• Book Reviews Opinion The Syrian Virgin (REVIEW)

    The Syrian Virgin (REVIEW)

    The Syrian Virgin, by Zack Love. CreateSpace, 2015. The Syrian Virgin, by Zack Love, is a very interesting novel. Equally a political and romantic thriller, at times a real page-turner, it gets you intimately involved in the dire situation in today’s Syria, as well as in the romantic entanglements of its mostly New York-based characters — whose entanglements just might determine the fate of that dire situation in Syria. Along the way it introduces a really important idea that somehow […]

    Read more →
  • Features Unpacking the Nagorno-Karabakh Conflict and Its Ripple Effect on Israel’s Region

    Unpacking the Nagorno-Karabakh Conflict and Its Ripple Effect on Israel’s Region

    JNS.org – Aside from Israel itself, those with a vested interest in the Jewish state are accustomed to tracking developments related to Middle East players such as Iran, Syria, Jordan and Egypt. But much global attention has recently focused on the Caucasus region at the Europe-Asia border, specifically on the suddenly intensified violence between Azerbaijan and Armenia in the mountainous Nagorno-Karabakh area of western Azerbaijan. The Nagorno-Karabakh conflict, while not taking place in Israel’s immediate neighborhood, does have what one scholar called […]

    Read more →
  • Blogs Features Earth Day 2016: Israel Shines in Water Technology, Recycling, Renewable Energy

    Earth Day 2016: Israel Shines in Water Technology, Recycling, Renewable Energy

    JNS.org – On Friday, April 22, 196 nations across the world mark Earth Day, the annual day dedicated to environmental protection that was enacted in 1970. Not to be forgotten on this day is Israel, which is known as the “start-up nation” for its disproportionate amount of technological innovation, including in the area of protecting the environment. For Earth Day 2016, JNS.org presents a sampling of the Jewish state’s internal achievements and global contributions in the environmental realm. Water conservation Israeli […]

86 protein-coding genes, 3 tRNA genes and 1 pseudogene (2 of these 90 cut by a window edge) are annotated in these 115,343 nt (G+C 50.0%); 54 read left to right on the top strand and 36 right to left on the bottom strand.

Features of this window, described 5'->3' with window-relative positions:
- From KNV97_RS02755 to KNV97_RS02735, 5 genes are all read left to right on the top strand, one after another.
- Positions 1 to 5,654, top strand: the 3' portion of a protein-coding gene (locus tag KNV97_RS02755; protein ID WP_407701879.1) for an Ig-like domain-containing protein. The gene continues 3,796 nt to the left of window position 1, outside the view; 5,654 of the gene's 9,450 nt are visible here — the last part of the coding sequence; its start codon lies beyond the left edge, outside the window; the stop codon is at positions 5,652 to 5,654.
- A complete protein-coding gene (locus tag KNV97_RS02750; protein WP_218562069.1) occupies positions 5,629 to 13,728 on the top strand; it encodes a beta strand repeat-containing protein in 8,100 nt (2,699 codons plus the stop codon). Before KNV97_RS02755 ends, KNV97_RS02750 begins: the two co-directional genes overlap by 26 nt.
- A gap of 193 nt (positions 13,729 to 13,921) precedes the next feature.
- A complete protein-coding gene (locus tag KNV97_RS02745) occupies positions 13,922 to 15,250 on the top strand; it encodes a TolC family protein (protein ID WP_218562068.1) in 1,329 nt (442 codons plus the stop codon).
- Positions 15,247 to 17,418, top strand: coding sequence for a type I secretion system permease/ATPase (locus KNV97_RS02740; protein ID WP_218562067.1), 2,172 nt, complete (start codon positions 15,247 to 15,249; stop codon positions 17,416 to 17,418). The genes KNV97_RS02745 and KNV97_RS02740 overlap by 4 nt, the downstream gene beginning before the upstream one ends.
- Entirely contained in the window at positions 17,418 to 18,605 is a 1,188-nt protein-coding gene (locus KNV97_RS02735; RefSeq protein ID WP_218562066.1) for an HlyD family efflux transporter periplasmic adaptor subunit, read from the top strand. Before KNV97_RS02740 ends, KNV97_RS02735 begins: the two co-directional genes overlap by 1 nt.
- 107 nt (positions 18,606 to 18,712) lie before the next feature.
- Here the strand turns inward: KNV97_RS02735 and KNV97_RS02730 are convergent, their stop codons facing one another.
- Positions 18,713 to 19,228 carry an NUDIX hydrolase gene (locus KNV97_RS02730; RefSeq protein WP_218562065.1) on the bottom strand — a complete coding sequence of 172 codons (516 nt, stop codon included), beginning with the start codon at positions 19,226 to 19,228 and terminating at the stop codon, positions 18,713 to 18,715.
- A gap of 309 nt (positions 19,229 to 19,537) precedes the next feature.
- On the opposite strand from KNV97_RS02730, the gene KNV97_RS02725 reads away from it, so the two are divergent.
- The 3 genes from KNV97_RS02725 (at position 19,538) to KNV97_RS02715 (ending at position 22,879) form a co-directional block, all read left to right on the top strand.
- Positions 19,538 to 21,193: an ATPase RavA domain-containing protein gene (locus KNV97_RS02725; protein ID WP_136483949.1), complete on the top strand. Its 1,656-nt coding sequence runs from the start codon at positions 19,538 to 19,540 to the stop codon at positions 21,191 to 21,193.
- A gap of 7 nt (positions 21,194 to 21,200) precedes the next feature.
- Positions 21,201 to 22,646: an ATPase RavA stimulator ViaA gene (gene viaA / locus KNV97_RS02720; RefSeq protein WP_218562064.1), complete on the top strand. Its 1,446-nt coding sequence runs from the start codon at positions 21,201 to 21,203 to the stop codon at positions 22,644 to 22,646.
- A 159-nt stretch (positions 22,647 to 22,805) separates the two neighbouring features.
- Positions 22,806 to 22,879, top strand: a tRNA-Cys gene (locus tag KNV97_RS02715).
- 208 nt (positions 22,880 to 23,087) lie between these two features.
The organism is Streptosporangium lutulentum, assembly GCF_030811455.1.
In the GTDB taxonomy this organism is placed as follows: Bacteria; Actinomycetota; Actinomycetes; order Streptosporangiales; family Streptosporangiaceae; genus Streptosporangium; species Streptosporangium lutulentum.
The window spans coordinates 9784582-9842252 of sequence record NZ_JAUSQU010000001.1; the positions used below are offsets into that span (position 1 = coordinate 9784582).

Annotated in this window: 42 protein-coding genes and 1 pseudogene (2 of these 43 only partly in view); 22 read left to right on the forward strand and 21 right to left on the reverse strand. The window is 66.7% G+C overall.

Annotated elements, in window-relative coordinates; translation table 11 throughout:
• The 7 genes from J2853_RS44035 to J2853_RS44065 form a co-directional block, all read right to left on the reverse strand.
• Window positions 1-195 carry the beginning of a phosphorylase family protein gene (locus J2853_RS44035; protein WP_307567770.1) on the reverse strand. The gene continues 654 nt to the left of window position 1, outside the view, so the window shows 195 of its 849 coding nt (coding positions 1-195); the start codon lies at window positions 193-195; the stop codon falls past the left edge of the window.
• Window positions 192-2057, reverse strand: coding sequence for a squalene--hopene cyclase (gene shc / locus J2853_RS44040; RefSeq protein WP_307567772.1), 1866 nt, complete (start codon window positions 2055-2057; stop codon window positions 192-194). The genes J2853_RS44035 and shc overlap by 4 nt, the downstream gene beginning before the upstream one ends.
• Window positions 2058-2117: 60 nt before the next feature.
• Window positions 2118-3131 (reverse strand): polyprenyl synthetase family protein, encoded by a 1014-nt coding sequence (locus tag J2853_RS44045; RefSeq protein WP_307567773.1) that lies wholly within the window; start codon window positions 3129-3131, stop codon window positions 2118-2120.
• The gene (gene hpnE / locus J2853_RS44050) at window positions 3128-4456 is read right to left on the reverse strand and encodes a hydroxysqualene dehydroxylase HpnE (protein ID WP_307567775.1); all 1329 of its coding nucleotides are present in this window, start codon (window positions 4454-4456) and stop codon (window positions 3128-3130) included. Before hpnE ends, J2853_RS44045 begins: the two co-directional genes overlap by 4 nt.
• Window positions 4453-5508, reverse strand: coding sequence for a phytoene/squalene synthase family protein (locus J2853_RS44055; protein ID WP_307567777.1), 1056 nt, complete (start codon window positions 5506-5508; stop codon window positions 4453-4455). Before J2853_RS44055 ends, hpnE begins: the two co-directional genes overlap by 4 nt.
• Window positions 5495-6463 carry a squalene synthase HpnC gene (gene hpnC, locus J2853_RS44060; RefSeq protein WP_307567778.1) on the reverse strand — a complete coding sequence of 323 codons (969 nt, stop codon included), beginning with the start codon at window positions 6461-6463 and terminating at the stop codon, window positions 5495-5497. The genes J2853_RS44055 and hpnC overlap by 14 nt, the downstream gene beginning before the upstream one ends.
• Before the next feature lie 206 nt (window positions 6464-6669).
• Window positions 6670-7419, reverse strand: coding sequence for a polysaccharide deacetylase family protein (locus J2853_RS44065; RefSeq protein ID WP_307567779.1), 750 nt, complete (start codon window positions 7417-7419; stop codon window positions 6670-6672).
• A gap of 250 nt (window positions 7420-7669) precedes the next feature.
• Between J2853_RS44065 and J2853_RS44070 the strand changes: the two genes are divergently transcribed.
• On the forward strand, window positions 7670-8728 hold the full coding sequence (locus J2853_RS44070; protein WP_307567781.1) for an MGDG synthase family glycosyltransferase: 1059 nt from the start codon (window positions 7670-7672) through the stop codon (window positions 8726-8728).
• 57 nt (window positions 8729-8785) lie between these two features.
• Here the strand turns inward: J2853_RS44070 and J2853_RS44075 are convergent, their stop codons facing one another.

Read more →
  • Arts and Culture World New Documentary Explores Holocaust Humor, Role That Laughter Played in Death Camps

    New Documentary Explores Holocaust Humor, Role That Laughter Played in Death Camps

    Holocaust humor and the role that laughter played in the lives of Jews during World War II are the focus of a documentary that made its world premiere on Monday at the Tribeca Film Festival in New York City. In The Last Laugh, first- and second-generation survivors, as well as famous Jewish and non-Jewish comedians, discuss their thoughts on when joking about the death camps is appropriate or taboo. “Nazi humor, that’s OK. Holocaust humor, no,” Jewish comedic giant, actor and filmmaker Mel Brooks says in the film. “Anything I […]

    Read more →
  • Arts and Culture Blogs Tragedy Culminates in ‘Celebration,’ Says Israeli Author Who Lost Son to Terror

    Tragedy Culminates in ‘Celebration,’ Says Israeli Author Who Lost Son to Terror

    JNS.org – Sherri Mandell’s life was devastated on May 8, 2001, when her 13-year-old son Koby was murdered by terrorists on the outskirts of the Israeli Jewish community of Tekoa. Yet Mandell not only shares the story of her loss, but also celebrates the lessons she has learned from tragedy. Indeed, “celebrate” is this Israeli-American author’s word choice. Her second book, The Road to Resilience: From Chaos to Celebration (Toby Press), came out earlier this year. The lesson: in every celebration, there is […]

    Read more →